Dr. Clayton Chau's message: wear your masks.
"We as the adults and even for people who fight wearing masks and do not want to wear masks, this is not about you. This is about our children. This is about our next generation ... I can appeal to them that you need to do this. You need to do this little sacrifice because we have to ensure that our environment is safe for our children to grow," Chau said.
That environment in Orange County is not equal for everyone.
Data from the OCHCA showed the testing positivity percent is more than double that of the county for the cities of Santa Ana and Anaheim. Thursday's percent for the county was 7.6% and those for Santa Ana and Anaheim were 19.4 and 19.1, respectively.
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Chau said although it was critical to get children back to school, the decision was not black and white.
"We need to look at the epidemiological data. We need to look at their own health. We need to look at the flexibility and how we do this. Do we cohort them? Definitely though, we have to have a mixed model," Chau said.
Counties land on the state's monitoring list if they have a testing positivity percent above eight. When that number is below eight 14 days in a row, all grade levels can get back into the classroom.
According to county staff calculations, O.C. has been consistently below eight percent since Aug. 12.
"I believe that we have been there for a few days now based on our own calculation. I'm optimistic, but I'm not 100% sure," Chau said.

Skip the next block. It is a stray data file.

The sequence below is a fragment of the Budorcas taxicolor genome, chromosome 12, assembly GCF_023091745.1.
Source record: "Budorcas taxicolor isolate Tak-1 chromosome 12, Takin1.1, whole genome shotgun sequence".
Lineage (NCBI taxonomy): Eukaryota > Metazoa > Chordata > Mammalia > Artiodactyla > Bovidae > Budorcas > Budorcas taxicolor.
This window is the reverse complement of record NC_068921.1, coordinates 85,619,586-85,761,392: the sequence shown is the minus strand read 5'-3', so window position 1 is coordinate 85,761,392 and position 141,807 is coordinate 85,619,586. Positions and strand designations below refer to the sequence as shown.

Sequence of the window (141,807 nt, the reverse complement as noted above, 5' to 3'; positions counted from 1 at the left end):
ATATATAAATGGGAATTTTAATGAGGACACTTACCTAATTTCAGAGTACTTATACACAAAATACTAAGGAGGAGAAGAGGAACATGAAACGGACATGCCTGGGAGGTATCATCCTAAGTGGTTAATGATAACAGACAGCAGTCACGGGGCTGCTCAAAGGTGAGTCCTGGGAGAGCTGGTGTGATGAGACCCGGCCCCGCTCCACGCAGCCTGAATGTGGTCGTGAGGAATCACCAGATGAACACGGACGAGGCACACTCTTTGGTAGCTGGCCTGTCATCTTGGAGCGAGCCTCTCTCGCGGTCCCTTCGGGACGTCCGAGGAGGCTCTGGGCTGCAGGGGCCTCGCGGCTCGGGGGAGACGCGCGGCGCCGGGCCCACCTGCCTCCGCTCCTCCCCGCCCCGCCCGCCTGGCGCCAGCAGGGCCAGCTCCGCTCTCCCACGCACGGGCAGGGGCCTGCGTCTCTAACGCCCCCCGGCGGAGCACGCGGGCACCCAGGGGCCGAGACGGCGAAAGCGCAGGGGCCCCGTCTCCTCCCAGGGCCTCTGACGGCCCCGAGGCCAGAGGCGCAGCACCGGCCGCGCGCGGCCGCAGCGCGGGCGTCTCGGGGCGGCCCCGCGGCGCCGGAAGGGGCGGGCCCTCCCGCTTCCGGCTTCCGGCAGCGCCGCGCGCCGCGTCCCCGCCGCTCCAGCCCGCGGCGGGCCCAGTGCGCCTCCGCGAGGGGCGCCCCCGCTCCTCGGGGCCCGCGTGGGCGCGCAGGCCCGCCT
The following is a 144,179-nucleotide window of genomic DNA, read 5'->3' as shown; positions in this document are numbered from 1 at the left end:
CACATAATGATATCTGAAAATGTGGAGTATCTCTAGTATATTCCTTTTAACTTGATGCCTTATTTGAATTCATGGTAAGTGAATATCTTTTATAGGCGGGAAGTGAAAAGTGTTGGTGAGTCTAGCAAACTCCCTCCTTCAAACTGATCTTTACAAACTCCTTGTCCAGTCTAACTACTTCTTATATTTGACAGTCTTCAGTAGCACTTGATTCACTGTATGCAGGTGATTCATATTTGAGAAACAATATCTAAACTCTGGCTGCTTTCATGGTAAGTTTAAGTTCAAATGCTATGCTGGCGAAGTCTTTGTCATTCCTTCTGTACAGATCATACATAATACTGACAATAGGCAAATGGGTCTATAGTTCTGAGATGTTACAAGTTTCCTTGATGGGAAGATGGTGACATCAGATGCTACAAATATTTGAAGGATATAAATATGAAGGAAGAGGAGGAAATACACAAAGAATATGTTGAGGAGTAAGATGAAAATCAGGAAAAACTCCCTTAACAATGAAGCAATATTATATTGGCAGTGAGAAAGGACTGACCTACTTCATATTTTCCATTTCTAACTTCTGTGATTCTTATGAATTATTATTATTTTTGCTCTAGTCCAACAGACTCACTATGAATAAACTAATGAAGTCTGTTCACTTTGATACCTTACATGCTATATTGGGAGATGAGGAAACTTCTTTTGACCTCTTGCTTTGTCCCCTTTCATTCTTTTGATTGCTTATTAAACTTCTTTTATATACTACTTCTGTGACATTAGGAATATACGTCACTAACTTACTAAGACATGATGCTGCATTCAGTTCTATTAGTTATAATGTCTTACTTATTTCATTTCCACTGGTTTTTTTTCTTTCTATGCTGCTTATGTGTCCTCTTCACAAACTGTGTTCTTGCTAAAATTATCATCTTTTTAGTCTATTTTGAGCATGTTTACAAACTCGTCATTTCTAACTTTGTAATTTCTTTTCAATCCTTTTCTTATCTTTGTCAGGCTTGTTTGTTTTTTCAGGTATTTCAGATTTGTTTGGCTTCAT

That uncertainty comes because of inaccurate test result reports from the state's platform which put the monitoring list on hold.
It's unclear when day one of that two-week count begins.
"Once the monitoring list is active again, will the state go back and calculate and say, 'Oh, Orange County, you have been off the list for x number of days,' or will the state say, 'OK, we'll start the clock and today is day one when you're off the list.' That I don't know," Chau said.
In the meantime, Chau prepared to review about 50 waiver applications submitted so far Friday to begin in-person education.
Among the requirements were consultations with parent and labor organizations, a post of the school's reopening plan and application on its website and a county case rate below 200 per 100,000.
Chau will consult with the California Department of Public Health in making his decision.
OCHCA staff recommend applicants submit everything at least 14 days prior to their desired reopening date.
For the latest news on back to school and educational resources, visit abc7.com/backtoschool.
For the latest updates and resources on the coronavirus, visit abc7.com/coronavirus.